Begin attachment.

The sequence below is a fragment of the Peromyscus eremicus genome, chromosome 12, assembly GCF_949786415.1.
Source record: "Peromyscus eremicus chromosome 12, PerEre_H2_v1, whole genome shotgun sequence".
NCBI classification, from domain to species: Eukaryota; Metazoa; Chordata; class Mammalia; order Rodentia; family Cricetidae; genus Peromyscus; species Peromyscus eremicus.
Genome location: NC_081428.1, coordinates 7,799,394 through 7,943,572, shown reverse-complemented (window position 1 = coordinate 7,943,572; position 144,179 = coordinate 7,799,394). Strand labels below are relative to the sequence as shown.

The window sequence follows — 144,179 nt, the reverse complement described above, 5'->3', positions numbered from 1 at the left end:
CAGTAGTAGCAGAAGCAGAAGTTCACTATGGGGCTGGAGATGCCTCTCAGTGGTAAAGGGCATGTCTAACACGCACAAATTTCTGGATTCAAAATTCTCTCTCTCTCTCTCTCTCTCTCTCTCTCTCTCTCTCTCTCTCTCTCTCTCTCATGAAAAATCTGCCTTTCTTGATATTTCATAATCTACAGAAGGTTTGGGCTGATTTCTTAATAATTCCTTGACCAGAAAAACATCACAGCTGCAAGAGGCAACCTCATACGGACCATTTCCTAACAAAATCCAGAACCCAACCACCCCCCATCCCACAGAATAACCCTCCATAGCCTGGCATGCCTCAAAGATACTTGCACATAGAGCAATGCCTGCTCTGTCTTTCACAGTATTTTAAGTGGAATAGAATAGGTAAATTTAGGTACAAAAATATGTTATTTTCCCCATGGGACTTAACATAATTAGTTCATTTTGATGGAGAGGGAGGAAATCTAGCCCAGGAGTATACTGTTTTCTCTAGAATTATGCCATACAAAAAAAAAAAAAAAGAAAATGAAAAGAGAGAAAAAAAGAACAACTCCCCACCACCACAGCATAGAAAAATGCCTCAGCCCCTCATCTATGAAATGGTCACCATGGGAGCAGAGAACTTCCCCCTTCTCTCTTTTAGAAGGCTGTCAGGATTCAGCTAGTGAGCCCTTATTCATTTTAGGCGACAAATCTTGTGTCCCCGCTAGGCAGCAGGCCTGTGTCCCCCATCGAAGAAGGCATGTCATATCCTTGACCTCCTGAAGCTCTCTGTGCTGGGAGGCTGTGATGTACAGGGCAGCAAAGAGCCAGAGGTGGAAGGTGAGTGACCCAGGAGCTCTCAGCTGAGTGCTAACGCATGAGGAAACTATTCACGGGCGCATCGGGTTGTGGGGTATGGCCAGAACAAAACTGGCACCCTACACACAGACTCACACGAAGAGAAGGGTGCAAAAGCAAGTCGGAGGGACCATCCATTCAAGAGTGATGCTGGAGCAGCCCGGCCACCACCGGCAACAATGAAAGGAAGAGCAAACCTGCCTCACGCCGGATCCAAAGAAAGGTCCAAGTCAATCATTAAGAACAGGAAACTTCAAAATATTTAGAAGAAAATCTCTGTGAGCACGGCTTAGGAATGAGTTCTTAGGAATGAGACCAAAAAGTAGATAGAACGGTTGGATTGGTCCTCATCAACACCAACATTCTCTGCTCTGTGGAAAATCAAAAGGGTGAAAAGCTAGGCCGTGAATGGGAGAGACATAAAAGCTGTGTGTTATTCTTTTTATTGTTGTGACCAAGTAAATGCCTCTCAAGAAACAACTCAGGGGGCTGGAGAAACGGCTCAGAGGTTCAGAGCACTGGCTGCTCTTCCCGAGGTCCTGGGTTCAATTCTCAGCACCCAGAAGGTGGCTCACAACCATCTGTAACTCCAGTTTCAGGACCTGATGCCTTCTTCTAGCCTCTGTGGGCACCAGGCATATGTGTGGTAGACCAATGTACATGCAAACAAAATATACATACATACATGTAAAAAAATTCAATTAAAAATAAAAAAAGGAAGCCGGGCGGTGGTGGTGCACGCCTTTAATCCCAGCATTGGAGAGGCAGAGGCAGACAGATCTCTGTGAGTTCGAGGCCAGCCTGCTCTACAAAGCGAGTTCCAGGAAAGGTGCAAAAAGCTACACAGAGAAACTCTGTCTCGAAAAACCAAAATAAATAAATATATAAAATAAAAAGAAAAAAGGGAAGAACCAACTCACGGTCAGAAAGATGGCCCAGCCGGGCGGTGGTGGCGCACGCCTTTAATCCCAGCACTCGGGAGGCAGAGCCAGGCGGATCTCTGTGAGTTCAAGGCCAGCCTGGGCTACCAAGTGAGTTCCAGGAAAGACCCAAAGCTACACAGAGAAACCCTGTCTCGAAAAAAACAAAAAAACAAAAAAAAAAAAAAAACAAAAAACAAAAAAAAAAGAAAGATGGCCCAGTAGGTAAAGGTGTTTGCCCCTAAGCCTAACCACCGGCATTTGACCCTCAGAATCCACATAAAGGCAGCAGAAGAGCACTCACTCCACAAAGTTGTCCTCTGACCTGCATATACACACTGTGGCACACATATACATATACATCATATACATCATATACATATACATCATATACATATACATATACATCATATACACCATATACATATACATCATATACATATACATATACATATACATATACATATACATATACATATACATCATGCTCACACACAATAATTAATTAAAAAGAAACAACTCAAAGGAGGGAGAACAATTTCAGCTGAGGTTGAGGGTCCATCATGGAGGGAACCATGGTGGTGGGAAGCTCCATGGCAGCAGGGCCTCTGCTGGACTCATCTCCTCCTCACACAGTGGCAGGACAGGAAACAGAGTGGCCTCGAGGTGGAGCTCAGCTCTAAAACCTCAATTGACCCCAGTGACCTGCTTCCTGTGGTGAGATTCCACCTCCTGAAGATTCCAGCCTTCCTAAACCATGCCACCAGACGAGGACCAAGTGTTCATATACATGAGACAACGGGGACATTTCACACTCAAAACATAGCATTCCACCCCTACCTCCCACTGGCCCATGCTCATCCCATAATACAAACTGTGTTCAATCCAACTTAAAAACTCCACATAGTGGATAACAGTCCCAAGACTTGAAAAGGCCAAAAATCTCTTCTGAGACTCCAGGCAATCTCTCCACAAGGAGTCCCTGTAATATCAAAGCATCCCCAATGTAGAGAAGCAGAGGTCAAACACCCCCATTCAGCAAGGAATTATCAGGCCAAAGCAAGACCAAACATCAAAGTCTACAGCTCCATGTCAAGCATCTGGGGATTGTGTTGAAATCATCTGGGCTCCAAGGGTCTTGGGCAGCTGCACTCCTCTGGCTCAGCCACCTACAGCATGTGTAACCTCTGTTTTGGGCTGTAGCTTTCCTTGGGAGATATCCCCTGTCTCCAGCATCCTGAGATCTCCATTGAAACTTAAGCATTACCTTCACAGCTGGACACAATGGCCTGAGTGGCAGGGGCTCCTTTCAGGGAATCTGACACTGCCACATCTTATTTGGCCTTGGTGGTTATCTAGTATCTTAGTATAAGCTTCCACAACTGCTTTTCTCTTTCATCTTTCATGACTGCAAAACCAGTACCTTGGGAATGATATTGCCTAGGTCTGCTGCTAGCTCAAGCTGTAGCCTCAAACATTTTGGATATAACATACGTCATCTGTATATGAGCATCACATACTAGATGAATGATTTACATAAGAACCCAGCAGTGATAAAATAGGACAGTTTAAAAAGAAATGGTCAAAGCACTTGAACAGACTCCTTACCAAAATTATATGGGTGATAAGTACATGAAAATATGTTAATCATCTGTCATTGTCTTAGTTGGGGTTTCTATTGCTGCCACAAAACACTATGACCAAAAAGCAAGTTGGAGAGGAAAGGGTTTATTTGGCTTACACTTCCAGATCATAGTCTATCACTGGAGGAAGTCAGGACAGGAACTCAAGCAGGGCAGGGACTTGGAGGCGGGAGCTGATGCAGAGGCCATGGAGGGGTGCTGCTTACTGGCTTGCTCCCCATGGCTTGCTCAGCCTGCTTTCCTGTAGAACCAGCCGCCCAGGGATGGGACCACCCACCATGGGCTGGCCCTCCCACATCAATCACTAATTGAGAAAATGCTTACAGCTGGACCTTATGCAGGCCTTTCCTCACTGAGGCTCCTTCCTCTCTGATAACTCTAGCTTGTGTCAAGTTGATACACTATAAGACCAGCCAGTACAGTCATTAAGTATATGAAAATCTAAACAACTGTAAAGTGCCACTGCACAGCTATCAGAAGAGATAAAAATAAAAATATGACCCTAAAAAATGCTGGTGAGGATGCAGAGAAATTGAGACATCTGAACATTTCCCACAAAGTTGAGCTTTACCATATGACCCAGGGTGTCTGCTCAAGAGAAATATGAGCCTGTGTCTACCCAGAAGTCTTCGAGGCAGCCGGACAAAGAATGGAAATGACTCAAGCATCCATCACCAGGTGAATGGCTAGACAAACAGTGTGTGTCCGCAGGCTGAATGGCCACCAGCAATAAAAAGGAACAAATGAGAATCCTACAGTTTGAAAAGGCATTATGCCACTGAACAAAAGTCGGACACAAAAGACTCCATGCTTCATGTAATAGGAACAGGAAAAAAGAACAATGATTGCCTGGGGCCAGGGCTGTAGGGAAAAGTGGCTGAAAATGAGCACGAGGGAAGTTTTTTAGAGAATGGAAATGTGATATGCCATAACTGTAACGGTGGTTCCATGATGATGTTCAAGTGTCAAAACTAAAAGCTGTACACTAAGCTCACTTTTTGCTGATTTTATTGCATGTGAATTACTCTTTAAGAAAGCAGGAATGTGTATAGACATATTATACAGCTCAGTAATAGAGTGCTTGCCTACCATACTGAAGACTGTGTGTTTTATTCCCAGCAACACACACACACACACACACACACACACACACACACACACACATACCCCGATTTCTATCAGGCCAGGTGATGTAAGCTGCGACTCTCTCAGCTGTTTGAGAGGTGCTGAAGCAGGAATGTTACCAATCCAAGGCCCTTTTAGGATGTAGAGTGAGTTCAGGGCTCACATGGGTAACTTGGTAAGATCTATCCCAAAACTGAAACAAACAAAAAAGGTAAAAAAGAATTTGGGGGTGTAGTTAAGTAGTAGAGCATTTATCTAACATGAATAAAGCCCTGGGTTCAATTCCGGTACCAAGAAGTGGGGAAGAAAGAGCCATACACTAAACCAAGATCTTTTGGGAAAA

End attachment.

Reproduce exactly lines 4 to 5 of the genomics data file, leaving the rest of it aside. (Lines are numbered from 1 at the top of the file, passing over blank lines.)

Genome location: NC_081428.1, coordinates 7,799,394 through 7,943,572, shown reverse-complemented (window position 1 = coordinate 7,943,572; position 144,179 = coordinate 7,799,394). Strand labels below are relative to the sequence as shown.

The window sequence follows — 144,179 nt, the reverse complement described above, 5'->3', positions numbered from 1 at the left end: